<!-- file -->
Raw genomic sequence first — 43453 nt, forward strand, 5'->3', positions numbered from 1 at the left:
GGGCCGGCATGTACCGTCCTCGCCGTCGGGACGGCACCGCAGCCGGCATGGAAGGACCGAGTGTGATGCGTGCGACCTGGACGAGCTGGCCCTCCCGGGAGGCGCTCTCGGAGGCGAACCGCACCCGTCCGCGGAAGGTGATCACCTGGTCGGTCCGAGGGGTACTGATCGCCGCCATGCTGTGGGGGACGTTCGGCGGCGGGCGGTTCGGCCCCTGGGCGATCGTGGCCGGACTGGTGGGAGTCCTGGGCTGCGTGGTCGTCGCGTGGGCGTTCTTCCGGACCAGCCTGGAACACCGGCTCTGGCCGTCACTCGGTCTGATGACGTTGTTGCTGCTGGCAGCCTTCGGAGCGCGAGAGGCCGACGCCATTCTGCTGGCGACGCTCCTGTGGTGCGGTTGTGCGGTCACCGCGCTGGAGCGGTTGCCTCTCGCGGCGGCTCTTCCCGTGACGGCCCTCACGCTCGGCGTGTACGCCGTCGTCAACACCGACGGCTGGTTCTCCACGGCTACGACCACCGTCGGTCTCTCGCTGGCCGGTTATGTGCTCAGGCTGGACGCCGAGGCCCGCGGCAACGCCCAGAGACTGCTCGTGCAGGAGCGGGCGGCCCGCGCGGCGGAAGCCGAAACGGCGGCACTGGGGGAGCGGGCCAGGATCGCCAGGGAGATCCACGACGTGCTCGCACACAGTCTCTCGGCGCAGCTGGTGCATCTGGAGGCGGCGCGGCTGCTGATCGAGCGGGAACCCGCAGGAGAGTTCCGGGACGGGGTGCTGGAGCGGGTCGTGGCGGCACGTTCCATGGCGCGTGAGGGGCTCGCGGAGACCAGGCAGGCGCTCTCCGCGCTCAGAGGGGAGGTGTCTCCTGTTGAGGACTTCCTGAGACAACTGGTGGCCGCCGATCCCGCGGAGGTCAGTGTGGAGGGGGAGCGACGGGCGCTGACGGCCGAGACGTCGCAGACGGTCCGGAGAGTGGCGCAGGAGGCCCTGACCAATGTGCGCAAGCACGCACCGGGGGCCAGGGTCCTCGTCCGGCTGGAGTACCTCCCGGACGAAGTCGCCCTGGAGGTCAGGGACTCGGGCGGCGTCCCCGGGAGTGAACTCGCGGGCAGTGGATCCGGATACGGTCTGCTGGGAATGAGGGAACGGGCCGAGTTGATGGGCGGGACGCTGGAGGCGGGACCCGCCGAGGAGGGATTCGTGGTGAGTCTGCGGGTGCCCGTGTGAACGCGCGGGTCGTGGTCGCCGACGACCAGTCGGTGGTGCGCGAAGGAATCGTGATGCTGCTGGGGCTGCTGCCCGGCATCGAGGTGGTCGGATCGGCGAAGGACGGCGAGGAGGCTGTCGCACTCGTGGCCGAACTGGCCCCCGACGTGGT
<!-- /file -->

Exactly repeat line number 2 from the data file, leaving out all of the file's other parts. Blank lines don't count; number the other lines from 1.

GGGCCGGCATGTACCGTCCTCGCCGTCGGGACGGCACCGCAGCCGGCATGGAAGGACCGAGTGTGATGCGTGCGACCTGGACGAGCTGGCCCTCCCGGGAGGCGCTCTCGGAGGCGAACCGCACCCGTCCGCGGAAGGTGATCACCTGGTCGGTCCGAGGGGTACTGATCGCCGCCATGCTGTGGGGGACGTTCGGCGGCGGGCGGTTCGGCCCCTGGGCGATCGTGGCCGGACTGGTGGGAGTCCTGGGCTGCGTGGTCGTCGCGTGGGCGTTCTTCCGGACCAGCCTGGAACACCGGCTCTGGCCGTCACTCGGTCTGATGACGTTGTTGCTGCTGGCAGCCTTCGGAGCGCGAGAGGCCGACGCCATTCTGCTGGCGACGCTCCTGTGGTGCGGTTGTGCGGTCACCGCGCTGGAGCGGTTGCCTCTCGCGGCGGCTCTTCCCGTGACGGCCCTCACGCTCGGCGTGTACGCCGTCGTCAACACCGACGGCTGGTTCTCCACGGCTACGACCACCGTCGGTCTCTCGCTGGCCGGTTATGTGCTCAGGCTGGACGCCGAGGCCCGCGGCAACGCCCAGAGACTGCTCGTGCAGGAGCGGGCGGCCCGCGCGGCGGAAGCCGAAACGGCGGCACTGGGGGAGCGGGCCAGGATCGCCAGGGAGATCCACGACGTGCTCGCACACAGTCTCTCGGCGCAGCTGGTGCATCTGGAGGCGGCGCGGCTGCTGATCGAGCGGGAACCCGCAGGAGAGTTCCGGGACGGGGTGCTGGAGCGGGTCGTGGCGGCACGTTCCATGGCGCGTGAGGGGCTCGCGGAGACCAGGCAGGCGCTCTCCGCGCTCAGAGGGGAGGTGTCTCCTGTTGAGGACTTCCTGAGACAACTGGTGGCCGCCGATCCCGCGGAGGTCAGTGTGGAGGGGGAGCGACGGGCGCTGACGGCCGAGACGTCGCAGACGGTCCGGAGAGTGGCGCAGGAGGCCCTGACCAATGTGCGCAAGCACGCACCGGGGGCCAGGGTCCTCGTCCGGCTGGAGTACCTCCCGGACGAAGTCGCCCTGGAGGTCAGGGACTCGGGCGGCGTCCCCGGGAGTGAACTCGCGGGCAGTGGATCCGGATACGGTCTGCTGGGAATGAGGGAACGGGCCGAGTTGATGGGCGGGACGCTGGAGGCGGGACCCGCCGAGGAGGGATTCGTGGTGAGTCTGCGGGTGCCCGTGTGAACGCGCGGGTCGTGGTCGCCGACGACCAGTCGGTGGTGCGCGAAGGAATCGTGATGCTGCTGGGGCTGCTGCCCGGCATCGAGGTGGTCGGATCGGCGAAGGACGGCGAGGAGGCTGTCGCACTCGTGGCCGAACTGGCCCCCGACGTGGT